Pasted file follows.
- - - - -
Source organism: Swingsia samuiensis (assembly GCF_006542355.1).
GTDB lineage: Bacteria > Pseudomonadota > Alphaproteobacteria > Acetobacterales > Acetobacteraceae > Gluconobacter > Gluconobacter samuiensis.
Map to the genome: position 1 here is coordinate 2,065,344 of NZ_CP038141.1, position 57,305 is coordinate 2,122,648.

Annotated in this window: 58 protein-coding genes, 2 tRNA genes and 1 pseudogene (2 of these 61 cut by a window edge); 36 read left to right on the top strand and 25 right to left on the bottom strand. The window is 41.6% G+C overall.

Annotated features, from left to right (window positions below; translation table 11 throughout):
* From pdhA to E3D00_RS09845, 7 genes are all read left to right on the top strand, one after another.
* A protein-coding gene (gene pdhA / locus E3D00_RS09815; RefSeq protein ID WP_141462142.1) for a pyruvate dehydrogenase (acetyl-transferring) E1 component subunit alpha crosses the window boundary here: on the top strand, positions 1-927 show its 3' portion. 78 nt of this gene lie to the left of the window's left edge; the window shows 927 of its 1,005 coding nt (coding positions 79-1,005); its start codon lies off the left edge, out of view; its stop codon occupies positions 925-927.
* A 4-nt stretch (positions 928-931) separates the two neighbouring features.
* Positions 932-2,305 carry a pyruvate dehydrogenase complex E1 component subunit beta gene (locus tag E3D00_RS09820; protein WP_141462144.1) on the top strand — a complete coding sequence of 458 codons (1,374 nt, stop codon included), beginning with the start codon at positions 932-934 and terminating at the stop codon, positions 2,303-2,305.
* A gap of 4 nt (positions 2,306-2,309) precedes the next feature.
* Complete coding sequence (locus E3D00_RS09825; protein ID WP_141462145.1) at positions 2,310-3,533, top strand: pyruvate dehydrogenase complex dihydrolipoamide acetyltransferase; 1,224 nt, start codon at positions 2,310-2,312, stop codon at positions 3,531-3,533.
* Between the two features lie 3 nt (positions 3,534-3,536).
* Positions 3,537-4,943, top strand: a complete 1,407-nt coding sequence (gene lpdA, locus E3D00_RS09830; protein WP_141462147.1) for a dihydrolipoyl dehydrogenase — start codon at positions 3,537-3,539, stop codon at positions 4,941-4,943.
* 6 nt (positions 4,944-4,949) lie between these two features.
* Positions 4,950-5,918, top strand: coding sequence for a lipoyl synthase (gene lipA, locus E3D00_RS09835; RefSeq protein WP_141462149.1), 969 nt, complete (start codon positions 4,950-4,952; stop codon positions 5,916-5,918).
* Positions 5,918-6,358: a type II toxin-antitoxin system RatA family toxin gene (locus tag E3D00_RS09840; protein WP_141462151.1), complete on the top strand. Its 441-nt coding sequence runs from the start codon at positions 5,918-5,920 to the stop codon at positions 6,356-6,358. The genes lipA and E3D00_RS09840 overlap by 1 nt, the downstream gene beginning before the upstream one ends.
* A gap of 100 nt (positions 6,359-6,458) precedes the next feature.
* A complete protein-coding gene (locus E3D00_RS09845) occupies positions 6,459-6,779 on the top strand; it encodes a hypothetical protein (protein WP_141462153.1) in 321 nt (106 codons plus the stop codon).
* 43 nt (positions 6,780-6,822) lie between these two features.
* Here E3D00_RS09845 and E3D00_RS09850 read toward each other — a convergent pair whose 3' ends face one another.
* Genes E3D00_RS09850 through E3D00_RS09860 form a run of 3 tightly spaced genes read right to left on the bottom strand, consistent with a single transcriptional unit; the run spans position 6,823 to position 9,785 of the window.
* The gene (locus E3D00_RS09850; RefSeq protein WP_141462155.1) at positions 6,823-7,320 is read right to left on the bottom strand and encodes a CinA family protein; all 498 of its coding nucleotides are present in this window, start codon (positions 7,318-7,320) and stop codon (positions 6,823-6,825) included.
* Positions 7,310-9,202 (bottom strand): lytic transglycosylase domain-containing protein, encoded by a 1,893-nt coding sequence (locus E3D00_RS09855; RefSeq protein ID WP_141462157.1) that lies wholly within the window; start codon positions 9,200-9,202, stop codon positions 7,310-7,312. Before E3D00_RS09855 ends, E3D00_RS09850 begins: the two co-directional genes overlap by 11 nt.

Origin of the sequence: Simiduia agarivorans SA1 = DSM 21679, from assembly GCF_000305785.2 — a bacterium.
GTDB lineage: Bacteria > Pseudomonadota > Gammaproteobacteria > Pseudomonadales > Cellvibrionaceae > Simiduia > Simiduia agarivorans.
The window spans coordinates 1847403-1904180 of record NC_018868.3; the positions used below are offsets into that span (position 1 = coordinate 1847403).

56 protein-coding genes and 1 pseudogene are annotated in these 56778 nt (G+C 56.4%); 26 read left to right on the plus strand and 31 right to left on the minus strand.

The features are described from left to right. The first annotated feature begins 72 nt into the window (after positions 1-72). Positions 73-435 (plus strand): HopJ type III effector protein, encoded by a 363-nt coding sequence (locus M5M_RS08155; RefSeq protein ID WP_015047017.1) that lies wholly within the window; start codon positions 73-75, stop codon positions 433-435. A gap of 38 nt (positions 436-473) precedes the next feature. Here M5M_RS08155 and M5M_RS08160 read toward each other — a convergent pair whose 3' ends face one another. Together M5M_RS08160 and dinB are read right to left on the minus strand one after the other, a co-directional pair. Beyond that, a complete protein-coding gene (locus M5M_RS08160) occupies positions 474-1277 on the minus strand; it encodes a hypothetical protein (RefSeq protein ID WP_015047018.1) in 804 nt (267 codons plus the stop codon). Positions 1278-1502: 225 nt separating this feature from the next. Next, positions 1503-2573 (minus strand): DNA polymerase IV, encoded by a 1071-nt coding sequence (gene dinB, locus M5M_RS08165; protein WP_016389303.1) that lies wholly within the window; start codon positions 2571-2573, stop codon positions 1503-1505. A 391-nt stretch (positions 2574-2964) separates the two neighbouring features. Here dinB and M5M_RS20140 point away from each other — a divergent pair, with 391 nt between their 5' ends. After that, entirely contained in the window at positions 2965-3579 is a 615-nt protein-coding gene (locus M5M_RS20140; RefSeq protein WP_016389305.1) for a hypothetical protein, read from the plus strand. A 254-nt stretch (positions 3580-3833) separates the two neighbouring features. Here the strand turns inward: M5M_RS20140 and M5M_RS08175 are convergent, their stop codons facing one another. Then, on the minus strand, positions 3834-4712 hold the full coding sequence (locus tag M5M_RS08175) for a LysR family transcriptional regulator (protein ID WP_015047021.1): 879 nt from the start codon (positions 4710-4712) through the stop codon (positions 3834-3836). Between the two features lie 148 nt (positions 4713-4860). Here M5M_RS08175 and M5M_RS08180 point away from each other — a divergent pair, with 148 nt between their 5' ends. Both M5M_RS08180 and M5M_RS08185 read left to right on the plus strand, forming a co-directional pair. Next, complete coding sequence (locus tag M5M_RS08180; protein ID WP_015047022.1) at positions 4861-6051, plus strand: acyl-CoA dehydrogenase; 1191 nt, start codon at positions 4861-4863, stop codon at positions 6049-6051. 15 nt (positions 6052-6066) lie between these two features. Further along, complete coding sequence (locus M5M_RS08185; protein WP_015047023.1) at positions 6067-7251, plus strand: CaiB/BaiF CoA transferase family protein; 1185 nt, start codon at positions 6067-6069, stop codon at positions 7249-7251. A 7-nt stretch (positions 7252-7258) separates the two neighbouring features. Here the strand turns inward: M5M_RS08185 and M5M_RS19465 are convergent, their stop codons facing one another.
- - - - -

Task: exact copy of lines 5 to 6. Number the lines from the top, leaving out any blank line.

Annotated features, from left to right (window positions below; translation table 11 throughout):
* From pdhA to E3D00_RS09845, 7 genes are all read left to right on the top strand, one after another.